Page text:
Virtual Colloquium: Timothy Perrine, “Skeptical Theism and Practical Reasoning”

Today’s virtual colloquium paper is “Skeptical Theism and Practical Reasoning” by Timothy Perrine. Perrine is a graduate student at Indiana University, where he is finishing his
Today’s virtual colloquium paper is “Skeptical Theism and Practical Reasoning” by Timothy Perrine. Perrine is a graduate student at Indiana University, where he is finishing his [More]

Virtual Colloquium: Jeanine Diller, “Global and Local Atheisms”

Today’s Virtual Colloquium is “Global and Local Atheisms” by Jeanine Diller. Dr. Diller received her PhD from the University of Michigan and is currently an assistant professor in
Today’s Virtual Colloquium is “Global and Local Atheisms” by Jeanine Diller. Dr. Diller received her PhD from the University of Michigan and is currently an assistant professor in [More]

Virtual Colloquium: Chad McIntosh, “How to be a Rational Foundationalist”

This week’s Virtual Colloquium paper is “How to be a Rational Foundationalist” by Chad McIntosh. McIntosh is a PhD student at Cornell writing a dissertation entitled Rational
This week’s Virtual Colloquium paper is “How to be a Rational Foundationalist” by Chad McIntosh. McIntosh is a PhD student at Cornell writing a dissertation entitled Rational [More]

A Theistic Dilemma

Here’s a dilemma that might be worrisome for theists. Consider, first, the thesis in  (1). 1. Possibly, God actualizes a morally perfect possible world or a morally very good possible world.
Here’s a dilemma that might be worrisome for theists. Consider, first, the thesis in  (1). 1. Possibly, God actualizes a morally perfect possible world or a morally very good possible world. [More]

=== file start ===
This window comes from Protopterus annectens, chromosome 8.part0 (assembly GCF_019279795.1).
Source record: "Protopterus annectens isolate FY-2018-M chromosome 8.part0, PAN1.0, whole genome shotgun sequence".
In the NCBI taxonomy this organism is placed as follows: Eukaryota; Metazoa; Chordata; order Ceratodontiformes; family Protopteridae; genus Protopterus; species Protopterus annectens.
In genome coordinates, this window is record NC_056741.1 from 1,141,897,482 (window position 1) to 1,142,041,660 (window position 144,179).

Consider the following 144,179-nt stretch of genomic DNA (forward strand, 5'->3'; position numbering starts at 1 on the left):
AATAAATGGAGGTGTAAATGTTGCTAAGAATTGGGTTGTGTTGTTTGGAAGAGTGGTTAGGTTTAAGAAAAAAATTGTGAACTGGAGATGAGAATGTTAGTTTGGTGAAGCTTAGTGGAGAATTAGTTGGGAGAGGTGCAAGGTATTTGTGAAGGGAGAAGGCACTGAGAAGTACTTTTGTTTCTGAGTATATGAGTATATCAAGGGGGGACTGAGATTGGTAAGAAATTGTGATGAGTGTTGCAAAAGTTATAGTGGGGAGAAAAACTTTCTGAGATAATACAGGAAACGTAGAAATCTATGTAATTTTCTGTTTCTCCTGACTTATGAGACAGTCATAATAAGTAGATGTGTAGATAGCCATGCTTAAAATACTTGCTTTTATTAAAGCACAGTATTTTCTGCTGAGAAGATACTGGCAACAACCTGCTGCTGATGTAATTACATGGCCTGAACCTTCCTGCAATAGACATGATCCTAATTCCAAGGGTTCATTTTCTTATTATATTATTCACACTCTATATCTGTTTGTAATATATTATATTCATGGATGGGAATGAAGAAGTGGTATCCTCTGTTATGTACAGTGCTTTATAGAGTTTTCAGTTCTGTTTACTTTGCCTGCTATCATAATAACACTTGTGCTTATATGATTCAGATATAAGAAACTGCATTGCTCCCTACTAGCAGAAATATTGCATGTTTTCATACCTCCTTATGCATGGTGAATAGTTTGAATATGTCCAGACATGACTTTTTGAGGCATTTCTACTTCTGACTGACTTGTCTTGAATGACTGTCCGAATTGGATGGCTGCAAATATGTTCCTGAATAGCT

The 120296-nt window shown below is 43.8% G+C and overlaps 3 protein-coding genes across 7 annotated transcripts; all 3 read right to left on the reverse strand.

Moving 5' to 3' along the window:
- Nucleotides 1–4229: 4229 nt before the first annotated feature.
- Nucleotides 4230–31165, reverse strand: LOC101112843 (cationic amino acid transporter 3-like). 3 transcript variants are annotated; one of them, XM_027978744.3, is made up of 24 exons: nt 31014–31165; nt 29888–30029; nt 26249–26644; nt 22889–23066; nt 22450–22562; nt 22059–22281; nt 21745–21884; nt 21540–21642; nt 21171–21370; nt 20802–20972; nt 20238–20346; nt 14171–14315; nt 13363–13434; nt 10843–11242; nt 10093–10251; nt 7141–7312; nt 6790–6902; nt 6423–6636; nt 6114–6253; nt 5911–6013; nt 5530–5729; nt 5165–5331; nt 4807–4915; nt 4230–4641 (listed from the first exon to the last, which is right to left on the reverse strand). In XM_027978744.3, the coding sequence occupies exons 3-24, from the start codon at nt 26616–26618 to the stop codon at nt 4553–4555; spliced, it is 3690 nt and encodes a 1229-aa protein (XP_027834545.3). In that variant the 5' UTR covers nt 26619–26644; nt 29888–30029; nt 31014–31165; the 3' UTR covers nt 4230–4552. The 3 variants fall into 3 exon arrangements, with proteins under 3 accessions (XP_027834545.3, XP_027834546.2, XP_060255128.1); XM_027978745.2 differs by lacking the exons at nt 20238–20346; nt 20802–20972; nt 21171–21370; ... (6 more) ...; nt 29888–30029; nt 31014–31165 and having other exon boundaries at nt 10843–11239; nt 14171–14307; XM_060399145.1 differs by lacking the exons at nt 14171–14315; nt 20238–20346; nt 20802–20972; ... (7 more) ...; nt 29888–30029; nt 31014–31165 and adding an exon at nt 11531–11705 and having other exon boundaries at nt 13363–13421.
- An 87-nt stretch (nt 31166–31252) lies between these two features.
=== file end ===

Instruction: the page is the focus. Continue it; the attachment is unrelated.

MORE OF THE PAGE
Mere Addition

Stephen Grover offers an interesting version of the Mere Addition Paradox (‘Mere Addition and the Best of all Possible Worlds’, Religious Studies, 1999) against Swinburne’s brief
Stephen Grover offers an interesting version of the Mere Addition Paradox (‘Mere Addition and the Best of all Possible Worlds’, Religious Studies, 1999) against Swinburne’s brief [More]

Evil and Compatibilism

There is widespread belief that compatibilism + theism cannot offer a credible solution to the logical problem of evil. Why does anyone believe that? I think they’re reasoning this way: if
There is widespread belief that compatibilism + theism cannot offer a credible solution to the logical problem of evil. Why does anyone believe that? I think they’re reasoning this way: if [More]

The Leveling Argument

Here is an interesting theistic argument that I call the ‘leveling argument’.  The leveling argument takes as a premise the common assumption in (1). I agree that (1) is tendentious. 1.
Here is an interesting theistic argument that I call the ‘leveling argument’.  The leveling argument takes as a premise the common assumption in (1). I agree that (1) is tendentious. 1. [More]

Adams on Creating the Best

Robert Adams famously argued that an unsurpassable being need not actualize the best possible world. Adams urges that he does not believe that there is a best world, but assumes there’s one
Robert Adams famously argued that an unsurpassable being need not actualize the best possible world. Adams urges that he does not believe that there is a best world, but assumes there’s one [More]

A Multiverse Solution?

The multiverse solution to the problem(s) of evil (and the problem of suboptimality) is a systematic response to these problems, and one that is fairly popular. Still, lot’s of people have
The multiverse solution to the problem(s) of evil (and the problem of suboptimality) is a systematic response to these problems, and one that is fairly popular. Still, lot’s of people have [More]

Multiverse Help?

The multiverse solution to the problem(s) of evil (and the problem of suboptimality) is a systematic response to these problems, and one that is fairly popular. Still, lot’s of people have
The multiverse solution to the problem(s) of evil (and the problem of suboptimality) is a systematic response to these problems, and one that is fairly popular. Still, lot’s of people have [More]